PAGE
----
Make friends with the grips early on. When they come around to get used batteries for their kids’ toys, give them a box of new ones instead. Then, when you need a ladder for your boom op, or a courtesy flag to shade your sound cart… Ditto for props, wardrobe, and all the other departments.



Many mixers require their equipment to “earn its keep.” They won’t buy a piece of gear that they may never (or seldom) use. I have a different philosophy: if there is a gadget that will do something that nothing else I have will do, that is reason enough to acquire it. (And one element of my godlike reputation.) Some examples:

1. I have several bi-directional (Figure-8) boom mikes and lavaliers, even though they are not commonly used in production dialog recording (except for M-S, which itself is rarely needed). But their direction of minimum sensitivity (at 90º off-axis) has a much deeper notch than cardioids, super-/hyper-cardioid, or shotguns. On just two occasions in over half a century, they have allowed me to get “good enough” sound under seemingly impossible conditions. The US Postmaster General was standing on the loading dock of the Los Angeles Main Post Office while surrounded by swarming trucks and forklifts and shouting employees, which completely drowned out his voice on the omni lav. I replaced it with a Countryman Isomax bi-directional lavalier, oriented with the lobes pointing up and down. This aimed the null between them horizontally 360° and reduced the vehicle noise to the correct proportion to match the visuals. Since we didn’t see his feet, I was able to have him stand on a pile of sound blankets to help deaden the pickup from the rear, downward-facing lobe. (Of course, afterward, the director asked, “Why don’t you use that mike all the time?” Then I had to explain about all types of directional mikes’ sensitivity to clothing and handling noise and wind.)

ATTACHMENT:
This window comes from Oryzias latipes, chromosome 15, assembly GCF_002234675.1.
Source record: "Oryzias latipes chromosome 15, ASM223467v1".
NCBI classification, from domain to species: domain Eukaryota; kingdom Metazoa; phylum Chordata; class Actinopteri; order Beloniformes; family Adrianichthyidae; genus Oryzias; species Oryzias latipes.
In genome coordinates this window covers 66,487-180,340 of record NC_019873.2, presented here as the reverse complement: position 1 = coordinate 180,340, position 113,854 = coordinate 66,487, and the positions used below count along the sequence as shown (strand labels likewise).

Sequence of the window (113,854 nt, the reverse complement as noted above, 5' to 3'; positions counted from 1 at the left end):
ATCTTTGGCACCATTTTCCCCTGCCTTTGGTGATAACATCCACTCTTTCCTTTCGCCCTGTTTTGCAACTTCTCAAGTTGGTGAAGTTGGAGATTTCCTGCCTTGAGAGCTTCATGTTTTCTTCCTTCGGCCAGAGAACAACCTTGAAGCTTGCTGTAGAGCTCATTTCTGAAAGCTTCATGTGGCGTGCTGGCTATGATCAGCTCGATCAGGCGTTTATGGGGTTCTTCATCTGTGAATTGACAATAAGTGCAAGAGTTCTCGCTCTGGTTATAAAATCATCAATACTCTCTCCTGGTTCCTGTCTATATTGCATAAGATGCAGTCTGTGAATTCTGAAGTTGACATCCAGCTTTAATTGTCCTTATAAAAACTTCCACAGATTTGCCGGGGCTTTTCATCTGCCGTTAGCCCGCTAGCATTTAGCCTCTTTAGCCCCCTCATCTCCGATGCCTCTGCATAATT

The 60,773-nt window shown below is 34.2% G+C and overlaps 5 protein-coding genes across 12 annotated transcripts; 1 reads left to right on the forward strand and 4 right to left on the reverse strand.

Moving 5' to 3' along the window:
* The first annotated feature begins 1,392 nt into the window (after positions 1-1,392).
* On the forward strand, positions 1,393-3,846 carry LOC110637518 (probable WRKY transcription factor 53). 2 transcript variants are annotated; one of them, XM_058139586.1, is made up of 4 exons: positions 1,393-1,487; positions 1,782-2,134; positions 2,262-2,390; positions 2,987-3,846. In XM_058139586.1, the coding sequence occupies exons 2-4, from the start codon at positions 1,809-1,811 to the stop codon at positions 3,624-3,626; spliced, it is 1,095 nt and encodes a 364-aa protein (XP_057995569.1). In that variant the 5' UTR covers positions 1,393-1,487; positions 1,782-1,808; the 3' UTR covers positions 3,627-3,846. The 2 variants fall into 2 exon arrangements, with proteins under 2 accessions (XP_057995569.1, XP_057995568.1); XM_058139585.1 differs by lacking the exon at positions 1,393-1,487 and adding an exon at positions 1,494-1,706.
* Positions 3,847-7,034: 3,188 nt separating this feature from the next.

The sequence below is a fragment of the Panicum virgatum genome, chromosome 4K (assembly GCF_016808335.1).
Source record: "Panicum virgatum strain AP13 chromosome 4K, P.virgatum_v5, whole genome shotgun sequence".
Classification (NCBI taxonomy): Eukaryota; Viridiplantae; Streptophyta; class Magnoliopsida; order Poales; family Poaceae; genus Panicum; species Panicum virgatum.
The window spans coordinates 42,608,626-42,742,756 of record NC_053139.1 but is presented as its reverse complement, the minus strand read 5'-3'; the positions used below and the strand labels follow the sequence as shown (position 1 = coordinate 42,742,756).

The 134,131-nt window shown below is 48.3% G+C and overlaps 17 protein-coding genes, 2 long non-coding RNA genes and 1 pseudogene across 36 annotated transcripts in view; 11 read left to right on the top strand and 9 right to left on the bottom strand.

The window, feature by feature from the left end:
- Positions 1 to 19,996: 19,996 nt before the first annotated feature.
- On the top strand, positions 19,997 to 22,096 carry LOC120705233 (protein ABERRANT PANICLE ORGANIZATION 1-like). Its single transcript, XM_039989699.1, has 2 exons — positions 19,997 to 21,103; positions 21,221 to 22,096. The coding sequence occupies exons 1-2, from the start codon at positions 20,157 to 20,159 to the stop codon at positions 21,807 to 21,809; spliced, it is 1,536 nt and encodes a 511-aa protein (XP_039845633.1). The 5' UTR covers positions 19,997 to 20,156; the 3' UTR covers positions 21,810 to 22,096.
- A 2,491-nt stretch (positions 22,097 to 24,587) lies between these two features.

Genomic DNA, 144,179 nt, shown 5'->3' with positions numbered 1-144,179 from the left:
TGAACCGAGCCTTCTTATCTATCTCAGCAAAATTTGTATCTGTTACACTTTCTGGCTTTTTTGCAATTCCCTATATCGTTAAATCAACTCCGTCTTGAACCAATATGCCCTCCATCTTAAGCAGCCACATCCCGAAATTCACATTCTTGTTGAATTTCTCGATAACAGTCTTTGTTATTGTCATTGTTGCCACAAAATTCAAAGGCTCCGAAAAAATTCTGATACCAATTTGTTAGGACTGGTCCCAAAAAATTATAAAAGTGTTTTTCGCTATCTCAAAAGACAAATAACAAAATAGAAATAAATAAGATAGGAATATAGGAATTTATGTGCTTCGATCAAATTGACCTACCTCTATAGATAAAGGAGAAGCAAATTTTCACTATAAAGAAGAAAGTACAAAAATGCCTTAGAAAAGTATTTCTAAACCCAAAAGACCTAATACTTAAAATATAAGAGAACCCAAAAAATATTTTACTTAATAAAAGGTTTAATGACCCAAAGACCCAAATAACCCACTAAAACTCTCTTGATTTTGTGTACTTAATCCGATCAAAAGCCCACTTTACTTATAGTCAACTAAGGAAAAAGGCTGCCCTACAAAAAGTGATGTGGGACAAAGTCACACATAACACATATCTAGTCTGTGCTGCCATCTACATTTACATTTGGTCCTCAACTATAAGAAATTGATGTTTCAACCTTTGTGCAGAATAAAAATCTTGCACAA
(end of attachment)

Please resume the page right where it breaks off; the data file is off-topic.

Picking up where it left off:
2. I also have a small, battery-operated noise gate. While not suitable for use during production recording because the adjustment of the multiple parameters requires repeated trials, it has enabled me to make “field-expedient” modifications to an already-recorded track. I cleaned up a Q-track so a foreign actor wouldn’t be distracted by boom-box music and birds in the background while he looped it on location before flying back to his home country. I removed some low-level traffic that was disturbing a “know-nothing, worry-wort” client on a commercial shoot and earned the undying gratitude of the director, who knew that it wasn’t a problem but couldn’t convince the client. (I also was able to close-mike some birds in the back yard and add them to cover the “dead air” between the words.)